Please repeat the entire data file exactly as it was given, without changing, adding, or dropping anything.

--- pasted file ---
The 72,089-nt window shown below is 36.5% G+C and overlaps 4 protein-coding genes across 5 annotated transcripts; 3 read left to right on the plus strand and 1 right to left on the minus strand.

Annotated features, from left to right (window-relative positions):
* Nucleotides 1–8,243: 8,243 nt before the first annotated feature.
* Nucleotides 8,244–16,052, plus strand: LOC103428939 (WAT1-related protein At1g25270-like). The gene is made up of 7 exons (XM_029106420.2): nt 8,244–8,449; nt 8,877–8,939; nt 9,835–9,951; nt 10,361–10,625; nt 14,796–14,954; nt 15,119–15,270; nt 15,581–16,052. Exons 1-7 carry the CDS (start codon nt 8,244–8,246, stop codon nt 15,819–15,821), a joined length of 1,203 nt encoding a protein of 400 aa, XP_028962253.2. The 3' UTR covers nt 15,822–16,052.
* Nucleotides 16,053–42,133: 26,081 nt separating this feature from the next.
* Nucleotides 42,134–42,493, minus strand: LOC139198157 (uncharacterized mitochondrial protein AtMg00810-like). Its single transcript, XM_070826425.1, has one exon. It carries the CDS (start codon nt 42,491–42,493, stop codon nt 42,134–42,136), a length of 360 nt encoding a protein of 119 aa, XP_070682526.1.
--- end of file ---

The 72,089-nt window shown below is 36.5% G+C and overlaps 4 protein-coding genes across 5 annotated transcripts; 3 read left to right on the plus strand and 1 right to left on the minus strand.

Annotated features, from left to right (window-relative positions):
* Nucleotides 1–8,243: 8,243 nt before the first annotated feature.
* Nucleotides 8,244–16,052, plus strand: LOC103428939 (WAT1-related protein At1g25270-like). The gene is made up of 7 exons (XM_029106420.2): nt 8,244–8,449; nt 8,877–8,939; nt 9,835–9,951; nt 10,361–10,625; nt 14,796–14,954; nt 15,119–15,270; nt 15,581–16,052. Exons 1-7 carry the CDS (start codon nt 8,244–8,246, stop codon nt 15,819–15,821), a joined length of 1,203 nt encoding a protein of 400 aa, XP_028962253.2. The 3' UTR covers nt 15,822–16,052.
* Nucleotides 16,053–42,133: 26,081 nt separating this feature from the next.
* Nucleotides 42,134–42,493, minus strand: LOC139198157 (uncharacterized mitochondrial protein AtMg00810-like). Its single transcript, XM_070826425.1, has one exon. It carries the CDS (start codon nt 42,491–42,493, stop codon nt 42,134–42,136), a length of 360 nt encoding a protein of 119 aa, XP_070682526.1.